The current issues of CFO magazine (May 2012, p. 32) points out a critical flaw in financial reporting that was mostly directed toward large company finance departments with staff dedicated to financial planning and analysis. But it’s a problem for smaller company finance departments as well, perhaps even more so because they are typically understaffed and overworked. The result is the numbers get out – mostly – but the real thinking doesn’t.

The article’s key point is about the thinking part. If a company gets financial reports every month, produced diligently by their accounting staff from the canned formats that come with every software package, they often feel complacent about the quality of their financial information, when in fact the most important elements of good financial reporting are missing.

Financial information only starts when the canned reports come out – income statement, balance sheet, maybe but not usually cash flow. The real work of understanding the implications of those reports comes afterwards: the metrics against established performance goals, the budget variances WITH clear explanations and proposed corrective action, the trend reports that give advance warning of negative (or positive) developments. If the accounting department issues its reports the day the books are closed it’s a very safe bet that none of that analysis has been done, and that means that none of the qualitative insights that should come from financial reports will be available to management. The accountants are by then off onto something else that got backed up while they were closing the books, never to look back.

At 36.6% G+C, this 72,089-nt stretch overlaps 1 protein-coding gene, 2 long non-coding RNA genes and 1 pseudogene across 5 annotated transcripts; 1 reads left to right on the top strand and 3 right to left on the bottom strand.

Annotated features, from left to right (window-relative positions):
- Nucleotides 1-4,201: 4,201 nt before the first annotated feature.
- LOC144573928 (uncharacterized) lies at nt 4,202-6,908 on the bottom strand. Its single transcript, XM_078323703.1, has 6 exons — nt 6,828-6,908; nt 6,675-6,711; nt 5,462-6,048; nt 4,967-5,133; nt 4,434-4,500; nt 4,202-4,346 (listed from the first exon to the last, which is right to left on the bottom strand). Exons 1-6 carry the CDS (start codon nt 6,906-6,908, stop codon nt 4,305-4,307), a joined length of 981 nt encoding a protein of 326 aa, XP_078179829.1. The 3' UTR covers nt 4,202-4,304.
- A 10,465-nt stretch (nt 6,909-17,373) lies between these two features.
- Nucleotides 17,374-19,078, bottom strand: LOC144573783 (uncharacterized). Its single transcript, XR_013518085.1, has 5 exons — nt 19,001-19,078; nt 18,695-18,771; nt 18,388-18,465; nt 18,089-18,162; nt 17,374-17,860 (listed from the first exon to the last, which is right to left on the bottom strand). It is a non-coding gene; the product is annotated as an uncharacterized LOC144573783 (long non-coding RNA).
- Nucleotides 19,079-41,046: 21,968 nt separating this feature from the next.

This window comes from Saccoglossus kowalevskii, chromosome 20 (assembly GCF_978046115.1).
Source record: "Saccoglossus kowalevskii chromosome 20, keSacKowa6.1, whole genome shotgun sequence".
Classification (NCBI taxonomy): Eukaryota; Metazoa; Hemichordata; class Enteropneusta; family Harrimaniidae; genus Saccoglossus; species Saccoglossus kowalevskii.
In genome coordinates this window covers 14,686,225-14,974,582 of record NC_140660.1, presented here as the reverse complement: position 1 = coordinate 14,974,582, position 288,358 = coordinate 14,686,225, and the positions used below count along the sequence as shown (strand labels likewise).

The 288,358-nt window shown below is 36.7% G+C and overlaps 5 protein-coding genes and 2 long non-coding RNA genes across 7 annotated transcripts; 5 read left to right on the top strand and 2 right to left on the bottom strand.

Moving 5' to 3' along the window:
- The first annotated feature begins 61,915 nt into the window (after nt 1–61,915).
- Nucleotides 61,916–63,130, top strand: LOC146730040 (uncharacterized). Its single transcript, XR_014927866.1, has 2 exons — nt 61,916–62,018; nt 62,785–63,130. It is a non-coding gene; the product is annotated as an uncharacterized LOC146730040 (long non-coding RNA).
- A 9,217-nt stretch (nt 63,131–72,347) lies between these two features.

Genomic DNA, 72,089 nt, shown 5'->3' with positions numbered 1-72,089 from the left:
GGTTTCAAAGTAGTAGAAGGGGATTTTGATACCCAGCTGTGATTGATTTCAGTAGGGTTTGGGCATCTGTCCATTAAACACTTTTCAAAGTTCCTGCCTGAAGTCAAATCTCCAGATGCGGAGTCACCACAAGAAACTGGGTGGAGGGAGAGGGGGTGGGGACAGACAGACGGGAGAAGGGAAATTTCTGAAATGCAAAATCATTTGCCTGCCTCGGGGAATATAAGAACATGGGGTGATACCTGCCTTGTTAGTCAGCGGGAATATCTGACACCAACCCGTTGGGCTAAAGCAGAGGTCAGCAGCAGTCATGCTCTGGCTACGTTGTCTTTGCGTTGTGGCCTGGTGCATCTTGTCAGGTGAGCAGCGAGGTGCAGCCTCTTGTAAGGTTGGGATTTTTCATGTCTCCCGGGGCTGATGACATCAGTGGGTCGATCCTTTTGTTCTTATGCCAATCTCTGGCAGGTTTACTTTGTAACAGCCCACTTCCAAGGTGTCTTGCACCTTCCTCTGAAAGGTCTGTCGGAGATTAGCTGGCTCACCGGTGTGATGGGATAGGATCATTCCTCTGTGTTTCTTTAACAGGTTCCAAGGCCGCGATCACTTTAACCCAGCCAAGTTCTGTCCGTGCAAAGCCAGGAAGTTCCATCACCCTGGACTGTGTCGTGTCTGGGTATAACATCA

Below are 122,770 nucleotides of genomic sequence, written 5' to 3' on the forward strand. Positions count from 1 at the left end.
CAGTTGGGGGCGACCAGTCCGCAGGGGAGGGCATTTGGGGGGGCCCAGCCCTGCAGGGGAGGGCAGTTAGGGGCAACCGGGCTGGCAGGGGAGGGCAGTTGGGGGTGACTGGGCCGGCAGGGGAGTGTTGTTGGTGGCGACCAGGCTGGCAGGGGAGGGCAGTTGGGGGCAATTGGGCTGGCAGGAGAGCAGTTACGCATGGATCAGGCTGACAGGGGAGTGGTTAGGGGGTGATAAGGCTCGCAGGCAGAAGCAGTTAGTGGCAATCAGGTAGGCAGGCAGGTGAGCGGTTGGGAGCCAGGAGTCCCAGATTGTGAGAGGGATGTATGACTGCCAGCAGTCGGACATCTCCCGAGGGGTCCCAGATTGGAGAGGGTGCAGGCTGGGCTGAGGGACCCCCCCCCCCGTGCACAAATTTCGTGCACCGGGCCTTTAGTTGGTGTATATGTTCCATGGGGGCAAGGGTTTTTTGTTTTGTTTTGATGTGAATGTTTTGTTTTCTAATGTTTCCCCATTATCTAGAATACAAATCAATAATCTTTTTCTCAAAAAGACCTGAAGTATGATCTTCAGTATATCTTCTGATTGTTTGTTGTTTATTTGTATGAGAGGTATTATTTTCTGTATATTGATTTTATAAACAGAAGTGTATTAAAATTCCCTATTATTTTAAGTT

The problem: If you don’t ask, you don’t get. Learn what to ask for and make it a standing requirement. And it shouldn’t be restricted to the monthly reports either. Analysis and subjective commentary should be welcome anytime, but required at least monthly when your financial reports are prepared. If your CFO/Controller can’t provide the qualitative thinking behind the numbers, you have a serious handicap. Don’t let that happen to your company.

As always, I welcome your comments and feedback.

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